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A very short (4 pages ) introduction to the ISO 9241-300 series which explains what the other parts contain.

 

ISO 9241-302: 2008 Terminology for electronic visual displays

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Definitions, terms and equations that are used throughout ISO 9241:300 series.

 

ISO 9241-303: 2011 Requirements for electronic visual displays

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Sets general image quality requirements for electronic visual displays. The requirements are intended to apply to any kind of display technology.

 

ISO 9241- 304: 2008 User performance test methods for electronic visual displays

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Unlike the other parts in the subseries which focus on optical and electronic measurements, this part sets out methods which involve testing how people perform when using the display.  The method can be used with any display technology.

 

ISO 9241 – 305: 2008 Optical laboratory test methods for electronic visual displays

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Defines optical test methods and expert observation techniques for evaluating a visual display against the requirements in ISO 9241-303.  Very detailed instructions on taking display measurements.

 

ISO 9241 – 306: 2008 Field assessment methods for electronic visual displays

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Provides guidance on how to evaluate visual displays in real life workplaces.

 

ISO 9241-307: 2008 Analysis and compliance test methods for electronic visual displays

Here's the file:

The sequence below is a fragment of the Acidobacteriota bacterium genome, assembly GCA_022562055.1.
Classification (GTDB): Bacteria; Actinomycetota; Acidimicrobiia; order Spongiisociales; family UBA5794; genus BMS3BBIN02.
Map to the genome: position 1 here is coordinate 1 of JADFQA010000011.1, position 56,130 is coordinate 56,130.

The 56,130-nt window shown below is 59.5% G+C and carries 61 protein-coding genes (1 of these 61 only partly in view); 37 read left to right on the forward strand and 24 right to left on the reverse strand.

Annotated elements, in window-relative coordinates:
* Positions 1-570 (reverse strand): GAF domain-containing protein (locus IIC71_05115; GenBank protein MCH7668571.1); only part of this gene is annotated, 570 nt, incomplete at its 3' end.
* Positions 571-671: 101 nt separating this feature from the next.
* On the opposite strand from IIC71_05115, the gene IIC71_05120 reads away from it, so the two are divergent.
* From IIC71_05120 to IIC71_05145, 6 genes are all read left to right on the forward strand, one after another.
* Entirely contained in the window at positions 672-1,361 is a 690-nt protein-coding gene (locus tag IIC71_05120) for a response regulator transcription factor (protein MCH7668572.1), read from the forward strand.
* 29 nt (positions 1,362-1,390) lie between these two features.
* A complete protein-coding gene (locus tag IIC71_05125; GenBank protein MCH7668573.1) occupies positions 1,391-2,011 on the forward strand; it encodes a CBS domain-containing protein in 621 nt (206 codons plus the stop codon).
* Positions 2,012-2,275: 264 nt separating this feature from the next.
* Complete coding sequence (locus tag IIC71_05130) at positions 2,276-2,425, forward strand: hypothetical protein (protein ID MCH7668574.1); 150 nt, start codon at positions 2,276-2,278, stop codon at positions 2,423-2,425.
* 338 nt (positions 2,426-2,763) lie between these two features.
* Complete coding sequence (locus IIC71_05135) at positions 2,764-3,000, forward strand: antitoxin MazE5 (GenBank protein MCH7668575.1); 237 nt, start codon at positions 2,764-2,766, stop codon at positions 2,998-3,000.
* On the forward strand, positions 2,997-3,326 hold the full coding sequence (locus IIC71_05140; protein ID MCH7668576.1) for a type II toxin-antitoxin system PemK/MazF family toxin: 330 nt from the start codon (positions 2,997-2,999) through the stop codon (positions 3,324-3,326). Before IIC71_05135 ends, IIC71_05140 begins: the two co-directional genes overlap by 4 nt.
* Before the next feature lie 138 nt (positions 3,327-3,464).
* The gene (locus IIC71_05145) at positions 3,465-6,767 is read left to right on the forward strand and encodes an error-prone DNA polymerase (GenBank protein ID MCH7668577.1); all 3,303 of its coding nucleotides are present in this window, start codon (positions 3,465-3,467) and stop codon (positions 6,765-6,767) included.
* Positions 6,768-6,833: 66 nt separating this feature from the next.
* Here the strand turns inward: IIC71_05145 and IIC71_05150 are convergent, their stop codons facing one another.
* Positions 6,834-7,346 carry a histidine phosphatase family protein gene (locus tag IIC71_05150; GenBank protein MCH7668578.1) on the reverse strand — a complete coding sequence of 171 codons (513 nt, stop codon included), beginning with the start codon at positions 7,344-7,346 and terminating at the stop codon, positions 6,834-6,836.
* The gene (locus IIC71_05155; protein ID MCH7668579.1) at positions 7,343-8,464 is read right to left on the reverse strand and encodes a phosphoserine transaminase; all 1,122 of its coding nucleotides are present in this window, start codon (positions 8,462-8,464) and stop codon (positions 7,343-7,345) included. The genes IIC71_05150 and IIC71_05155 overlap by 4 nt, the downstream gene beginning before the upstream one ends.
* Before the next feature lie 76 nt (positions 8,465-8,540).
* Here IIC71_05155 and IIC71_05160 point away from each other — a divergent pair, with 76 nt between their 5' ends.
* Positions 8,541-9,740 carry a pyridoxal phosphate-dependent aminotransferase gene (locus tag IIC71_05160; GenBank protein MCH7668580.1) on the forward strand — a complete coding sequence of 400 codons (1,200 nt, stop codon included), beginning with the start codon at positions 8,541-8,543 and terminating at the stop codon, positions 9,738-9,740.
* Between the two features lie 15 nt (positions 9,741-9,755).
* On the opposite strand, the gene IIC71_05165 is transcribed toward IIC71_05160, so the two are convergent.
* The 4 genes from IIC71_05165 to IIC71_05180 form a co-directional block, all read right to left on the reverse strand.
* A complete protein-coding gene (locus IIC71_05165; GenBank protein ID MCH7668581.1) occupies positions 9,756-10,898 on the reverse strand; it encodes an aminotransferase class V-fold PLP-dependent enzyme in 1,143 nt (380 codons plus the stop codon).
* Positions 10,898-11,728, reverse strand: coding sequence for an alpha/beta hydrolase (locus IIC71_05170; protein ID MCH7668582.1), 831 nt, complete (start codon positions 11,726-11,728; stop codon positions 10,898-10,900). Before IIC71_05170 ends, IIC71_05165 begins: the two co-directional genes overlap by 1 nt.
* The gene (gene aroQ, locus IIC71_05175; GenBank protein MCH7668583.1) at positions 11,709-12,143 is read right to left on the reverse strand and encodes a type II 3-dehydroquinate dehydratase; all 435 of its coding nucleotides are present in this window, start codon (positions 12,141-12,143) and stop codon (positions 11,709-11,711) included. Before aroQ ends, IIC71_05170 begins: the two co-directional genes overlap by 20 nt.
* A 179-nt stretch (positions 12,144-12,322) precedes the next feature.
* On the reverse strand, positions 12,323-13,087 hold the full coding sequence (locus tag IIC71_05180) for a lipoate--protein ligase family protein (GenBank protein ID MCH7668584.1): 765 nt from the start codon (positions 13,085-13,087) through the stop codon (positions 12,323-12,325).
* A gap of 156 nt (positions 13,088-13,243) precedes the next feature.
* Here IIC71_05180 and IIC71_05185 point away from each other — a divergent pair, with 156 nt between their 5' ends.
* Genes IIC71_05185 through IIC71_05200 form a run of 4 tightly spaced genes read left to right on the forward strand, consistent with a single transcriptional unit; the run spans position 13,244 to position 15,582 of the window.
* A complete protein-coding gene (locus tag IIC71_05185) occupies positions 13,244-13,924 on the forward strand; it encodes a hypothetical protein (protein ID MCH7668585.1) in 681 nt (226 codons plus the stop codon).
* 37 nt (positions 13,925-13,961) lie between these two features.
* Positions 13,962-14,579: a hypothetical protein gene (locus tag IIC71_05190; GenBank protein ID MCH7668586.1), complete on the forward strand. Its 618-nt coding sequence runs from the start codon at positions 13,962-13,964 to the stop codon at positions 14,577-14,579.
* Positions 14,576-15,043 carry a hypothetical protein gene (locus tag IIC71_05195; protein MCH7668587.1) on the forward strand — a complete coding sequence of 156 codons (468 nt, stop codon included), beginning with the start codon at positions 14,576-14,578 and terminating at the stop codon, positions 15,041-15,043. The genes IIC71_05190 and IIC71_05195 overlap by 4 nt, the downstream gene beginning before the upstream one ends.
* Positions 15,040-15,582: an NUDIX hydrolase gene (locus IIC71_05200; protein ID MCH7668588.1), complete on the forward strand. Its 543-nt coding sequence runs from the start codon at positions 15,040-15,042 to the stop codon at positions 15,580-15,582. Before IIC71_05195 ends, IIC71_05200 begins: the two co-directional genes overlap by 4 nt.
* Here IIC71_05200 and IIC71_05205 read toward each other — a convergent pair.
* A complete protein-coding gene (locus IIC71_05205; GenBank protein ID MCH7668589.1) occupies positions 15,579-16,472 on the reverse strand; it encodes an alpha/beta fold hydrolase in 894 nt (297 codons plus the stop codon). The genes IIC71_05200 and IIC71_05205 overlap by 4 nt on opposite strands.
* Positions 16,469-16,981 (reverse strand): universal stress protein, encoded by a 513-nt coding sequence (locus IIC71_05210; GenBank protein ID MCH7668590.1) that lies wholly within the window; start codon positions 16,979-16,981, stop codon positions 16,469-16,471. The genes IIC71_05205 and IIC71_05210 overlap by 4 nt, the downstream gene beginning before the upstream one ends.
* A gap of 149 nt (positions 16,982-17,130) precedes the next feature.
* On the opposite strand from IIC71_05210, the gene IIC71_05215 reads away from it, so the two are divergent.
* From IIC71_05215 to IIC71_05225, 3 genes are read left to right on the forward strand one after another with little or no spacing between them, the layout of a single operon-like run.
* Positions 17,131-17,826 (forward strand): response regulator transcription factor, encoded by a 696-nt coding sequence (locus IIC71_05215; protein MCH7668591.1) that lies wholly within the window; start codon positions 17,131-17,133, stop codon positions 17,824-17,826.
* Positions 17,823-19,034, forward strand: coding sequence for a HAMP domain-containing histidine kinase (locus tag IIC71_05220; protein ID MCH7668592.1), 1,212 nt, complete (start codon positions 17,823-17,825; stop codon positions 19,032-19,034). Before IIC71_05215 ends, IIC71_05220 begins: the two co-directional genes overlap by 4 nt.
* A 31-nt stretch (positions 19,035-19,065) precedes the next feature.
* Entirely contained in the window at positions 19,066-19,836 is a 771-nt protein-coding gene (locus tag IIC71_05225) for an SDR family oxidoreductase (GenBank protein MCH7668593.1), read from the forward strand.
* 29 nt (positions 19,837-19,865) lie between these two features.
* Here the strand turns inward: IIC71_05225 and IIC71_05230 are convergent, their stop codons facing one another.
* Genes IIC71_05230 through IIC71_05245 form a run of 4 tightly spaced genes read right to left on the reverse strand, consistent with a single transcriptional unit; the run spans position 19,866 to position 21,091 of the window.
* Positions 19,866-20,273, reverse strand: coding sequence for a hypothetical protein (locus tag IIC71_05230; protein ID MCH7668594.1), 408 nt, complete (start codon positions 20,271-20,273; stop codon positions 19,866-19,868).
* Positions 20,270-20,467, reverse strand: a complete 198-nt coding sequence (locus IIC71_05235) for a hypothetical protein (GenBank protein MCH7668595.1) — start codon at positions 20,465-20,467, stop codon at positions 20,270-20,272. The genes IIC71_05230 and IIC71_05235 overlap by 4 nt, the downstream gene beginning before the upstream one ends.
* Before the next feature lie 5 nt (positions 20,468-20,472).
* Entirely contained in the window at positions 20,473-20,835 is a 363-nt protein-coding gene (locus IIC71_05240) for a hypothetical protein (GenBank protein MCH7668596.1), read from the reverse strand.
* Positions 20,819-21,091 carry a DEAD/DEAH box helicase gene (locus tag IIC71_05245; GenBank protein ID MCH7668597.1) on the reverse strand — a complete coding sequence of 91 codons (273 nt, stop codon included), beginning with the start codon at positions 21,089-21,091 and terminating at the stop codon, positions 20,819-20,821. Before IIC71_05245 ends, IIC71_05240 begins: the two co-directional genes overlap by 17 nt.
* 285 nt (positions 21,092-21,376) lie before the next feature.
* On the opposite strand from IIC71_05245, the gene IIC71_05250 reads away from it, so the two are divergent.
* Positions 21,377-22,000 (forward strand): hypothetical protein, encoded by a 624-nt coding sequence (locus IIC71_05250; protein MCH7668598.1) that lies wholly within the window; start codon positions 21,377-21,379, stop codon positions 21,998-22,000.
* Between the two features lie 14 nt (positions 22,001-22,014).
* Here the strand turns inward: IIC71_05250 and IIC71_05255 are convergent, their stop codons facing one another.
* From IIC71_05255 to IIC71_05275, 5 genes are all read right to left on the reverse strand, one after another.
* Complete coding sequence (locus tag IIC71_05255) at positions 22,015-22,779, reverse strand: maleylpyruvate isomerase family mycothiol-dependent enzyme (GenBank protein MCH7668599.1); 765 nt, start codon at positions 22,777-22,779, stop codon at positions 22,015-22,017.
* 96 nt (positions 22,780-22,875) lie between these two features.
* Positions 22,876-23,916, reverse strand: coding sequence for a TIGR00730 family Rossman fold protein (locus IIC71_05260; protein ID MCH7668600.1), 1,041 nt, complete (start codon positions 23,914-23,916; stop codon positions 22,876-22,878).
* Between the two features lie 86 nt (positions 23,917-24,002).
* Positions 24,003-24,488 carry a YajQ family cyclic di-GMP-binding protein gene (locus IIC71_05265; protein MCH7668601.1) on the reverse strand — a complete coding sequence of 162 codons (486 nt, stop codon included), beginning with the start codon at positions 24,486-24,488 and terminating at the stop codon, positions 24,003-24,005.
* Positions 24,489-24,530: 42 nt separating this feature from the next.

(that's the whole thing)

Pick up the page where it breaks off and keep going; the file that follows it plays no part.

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Supports ISO 9241-305 with very detailed instructions on assessing whether a display meets the ergonomics requirements set out in part 303.

 

ISO/TR 9241- 308: 2008 Surface-conduction electron-emitter displays (SED)

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Technical report on a new eco friendly display technology called "Surface-Conduction Electron-Emitter Displays" (SED).

 

ISO/TR 9241- 309: 2008 Organic light-emitting diode (OLED) displays

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Technical report on another new display technology called "Organic Light Emitting Diode Displays" (OLED) which are better for fast moving images than LCDs.

 

ISO/TR 9241- 310: 2010 Visibility, aesthetics and ergonomics of pixel defects

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Pixel defects are controversial.  Users expect none, but would not be willing to pay the extremely high price that would be charged to achieve this.  This Technical report explains the current situation and gives guidance on the specification of pixel defects, visibility thresholds and aesthetic requirements for pixel defects.